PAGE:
Newswise: Can Ancient Botanical Therapies Help Treat COVID-19?. “A novel study is assessing whether medicinal mushrooms and Chinese herbs provide therapeutic benefit in treating acute COVID-19 infection. MACH-19 (Mushrooms and Chinese Herbs for COVID-19) — a multi-center study led by University of California San Diego School of Medicine and UCLA, in collaboration with the La Jolla Institute for Immunology — is among the first to evaluate these specific integrative medicine approaches using the gold standard of Western medicine: the randomized, double-blind, placebo-controlled clinical trial.”
UCLA: UCLA researchers digitize massive collection of folk medicine. “A project more than 40 years in the making, the Archive of Healing is one of the largest databases of medicinal folklore from around the world. UCLA Professor David Shorter has launched an interactive, searchable website featuring hundreds of thousands of entries that span more than 200 years, and draws from seven continents, six university archives, 3,200 published sources, and both first and second-hand information from folkloric field notes.”
BBC: Coronavirus: WHO sets rules for testing African herbal remedies. “The World Health Organization (WHO) has agreed rules for the testing of African herbal remedies to fight Covid-19. Sound science would be the sole basis for safe and effective traditional therapies to be adopted, it said. Any traditional remedies that are judged effective could be fast-tracked for large-scale manufacturing.”
Smithsonian: Mapping Armenia’s Edible Landscape, One Wild Bilberry Bush at a Time. “A few years ago, Serda Ozbenian and two friends were hiking, searching for bezoar goats around southeast Armenia’s Smbataberd Fortress, when they noticed a patch of wild stinging nettle growing near the ruin’s entrance. While most visitors come to this centuries-old hilltop site for a dose of history and mountain views, the three self-proclaimed food enthusiasts were, at least for the moment, more taken with the edible plants. As they gathered bunches of nettles, applauding their luck and discussing recipes for yeghinchov abour (nettle soup) and jingalov hats—an Armenian stuffed-bread filled with wild nettle and dill — an idea was born: Why not create a user-friendly database to help other foragers find caches of edible herbs?”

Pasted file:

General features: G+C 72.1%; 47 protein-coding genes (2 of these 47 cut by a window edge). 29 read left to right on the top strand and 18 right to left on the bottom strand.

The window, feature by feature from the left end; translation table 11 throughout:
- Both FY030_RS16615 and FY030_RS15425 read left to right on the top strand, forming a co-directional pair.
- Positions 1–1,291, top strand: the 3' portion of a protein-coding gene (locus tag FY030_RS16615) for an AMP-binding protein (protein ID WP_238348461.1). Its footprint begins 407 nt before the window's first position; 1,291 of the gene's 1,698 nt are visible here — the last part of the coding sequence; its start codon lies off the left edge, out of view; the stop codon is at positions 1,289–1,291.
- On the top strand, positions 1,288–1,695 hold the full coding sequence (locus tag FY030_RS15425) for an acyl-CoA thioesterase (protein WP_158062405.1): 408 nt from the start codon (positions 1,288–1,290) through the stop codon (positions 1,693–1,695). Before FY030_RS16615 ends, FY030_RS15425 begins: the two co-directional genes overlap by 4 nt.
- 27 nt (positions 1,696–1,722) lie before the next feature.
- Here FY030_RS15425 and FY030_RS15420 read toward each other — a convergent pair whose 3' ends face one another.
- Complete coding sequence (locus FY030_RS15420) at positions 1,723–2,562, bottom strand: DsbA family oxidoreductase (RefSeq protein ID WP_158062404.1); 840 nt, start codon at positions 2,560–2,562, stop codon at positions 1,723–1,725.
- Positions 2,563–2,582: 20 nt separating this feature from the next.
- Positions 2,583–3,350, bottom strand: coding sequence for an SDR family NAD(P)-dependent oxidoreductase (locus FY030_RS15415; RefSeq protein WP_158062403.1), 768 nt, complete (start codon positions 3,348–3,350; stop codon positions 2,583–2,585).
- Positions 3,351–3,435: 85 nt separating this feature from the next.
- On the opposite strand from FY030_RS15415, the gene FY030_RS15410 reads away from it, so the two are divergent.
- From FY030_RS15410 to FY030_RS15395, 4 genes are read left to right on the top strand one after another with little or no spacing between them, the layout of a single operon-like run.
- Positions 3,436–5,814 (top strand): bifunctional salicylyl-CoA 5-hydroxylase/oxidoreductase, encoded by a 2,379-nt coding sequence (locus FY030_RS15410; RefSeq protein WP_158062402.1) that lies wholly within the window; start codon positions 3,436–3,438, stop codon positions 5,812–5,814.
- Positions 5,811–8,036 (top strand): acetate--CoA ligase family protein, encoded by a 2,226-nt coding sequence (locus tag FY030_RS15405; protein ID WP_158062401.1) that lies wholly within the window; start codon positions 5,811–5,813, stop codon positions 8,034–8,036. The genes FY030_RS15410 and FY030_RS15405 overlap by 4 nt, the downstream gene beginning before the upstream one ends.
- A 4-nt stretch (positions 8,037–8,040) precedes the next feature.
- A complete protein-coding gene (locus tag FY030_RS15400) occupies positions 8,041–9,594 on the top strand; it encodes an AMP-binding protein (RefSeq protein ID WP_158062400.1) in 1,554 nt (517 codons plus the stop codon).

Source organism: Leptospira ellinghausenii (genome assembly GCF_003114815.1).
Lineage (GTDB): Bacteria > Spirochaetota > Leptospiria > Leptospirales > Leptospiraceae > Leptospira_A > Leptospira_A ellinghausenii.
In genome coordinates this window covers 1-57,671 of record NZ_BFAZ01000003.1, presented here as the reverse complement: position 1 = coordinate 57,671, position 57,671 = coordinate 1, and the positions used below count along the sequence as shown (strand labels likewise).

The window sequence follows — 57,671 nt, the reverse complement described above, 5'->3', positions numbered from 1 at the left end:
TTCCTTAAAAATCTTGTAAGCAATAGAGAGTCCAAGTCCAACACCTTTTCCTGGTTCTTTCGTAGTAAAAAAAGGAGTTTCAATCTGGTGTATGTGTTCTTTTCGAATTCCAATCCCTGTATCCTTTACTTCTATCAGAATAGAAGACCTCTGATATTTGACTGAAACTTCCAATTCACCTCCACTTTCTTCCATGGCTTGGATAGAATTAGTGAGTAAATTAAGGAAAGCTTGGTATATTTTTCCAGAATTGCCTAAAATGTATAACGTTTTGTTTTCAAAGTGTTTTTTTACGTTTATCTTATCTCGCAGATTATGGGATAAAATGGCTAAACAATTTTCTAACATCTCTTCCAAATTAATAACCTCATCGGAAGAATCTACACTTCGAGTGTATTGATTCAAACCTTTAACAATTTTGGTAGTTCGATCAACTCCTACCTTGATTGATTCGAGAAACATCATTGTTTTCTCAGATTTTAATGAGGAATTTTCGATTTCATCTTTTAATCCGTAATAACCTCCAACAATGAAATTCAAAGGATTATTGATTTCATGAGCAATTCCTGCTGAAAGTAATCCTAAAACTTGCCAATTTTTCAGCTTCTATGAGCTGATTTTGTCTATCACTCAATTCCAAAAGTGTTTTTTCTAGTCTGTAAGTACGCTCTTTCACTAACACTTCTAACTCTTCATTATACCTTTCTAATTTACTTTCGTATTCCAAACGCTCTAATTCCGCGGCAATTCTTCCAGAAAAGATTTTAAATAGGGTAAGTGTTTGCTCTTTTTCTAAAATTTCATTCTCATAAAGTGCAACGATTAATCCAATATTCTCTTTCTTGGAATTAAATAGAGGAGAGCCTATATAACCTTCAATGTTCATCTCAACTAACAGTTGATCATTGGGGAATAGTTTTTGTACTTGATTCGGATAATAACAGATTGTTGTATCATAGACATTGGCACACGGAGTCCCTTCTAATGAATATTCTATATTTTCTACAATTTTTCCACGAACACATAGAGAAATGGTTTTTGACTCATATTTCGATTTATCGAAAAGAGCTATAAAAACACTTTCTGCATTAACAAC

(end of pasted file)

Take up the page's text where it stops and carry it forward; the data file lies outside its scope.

Hong Kong Standard: Database rates Chinese medicine. “Chinese University of Hong Kong researchers have developed Asia’s first global online database on the effectiveness of Chinese medicine. The bilingual evidence-based platform, ‘Integrative Medicine Clinical Evidence Portal,’ comprises more than 200 experiments on how effective Chinese medicine is in different situations.”
From the British Library: An illustrated Old English Herbal. “This manuscript (Cotton MS Vitellius C III) is the only surviving illustrated Old English herbal, or book describing plants and their uses. The text is an Old English translation of a text which used to be attributed to a 4th-century writer known as Pseudo-Apuleius, now recognised as several different Late Antique authors whose texts were subsequently combined. The manuscript also includes Old English translations of Late Antique texts on the medicinal properties of badgers and other animals. Together, the herbal and the text on four-legged animals are now known as part of the so-called ‘Pseudo-Apuleius Complex’ of texts.” Don’t miss the really weird looking elephant.
The American Botanical Council has created a complete digital archive of its journal, HerbalGram. “All issues of HerbalGram are now available as PDF files. Previously, only issues 85 through the latest issue were available in this format. The first 21 issues are available as PDF files only, while all subsequent issues also include HTML versions of individual articles. Issues 93 through the current issue are also available in a ‘page-flip’ version, a reader-friendly format that was added to the ABC website in 2012.”
Now available: a database of herbs used in Chinese medicine. “The series of online databases under the Chinese Medicine Digital Project is a Hong Kong first and allows free access to a bilingual website that documents more than 420 herbs commonly used in Chinese medicine. Images, general properties and macroscopic structures of each type of drug recorded by the Chinese medicine school and its university library are just a click away.”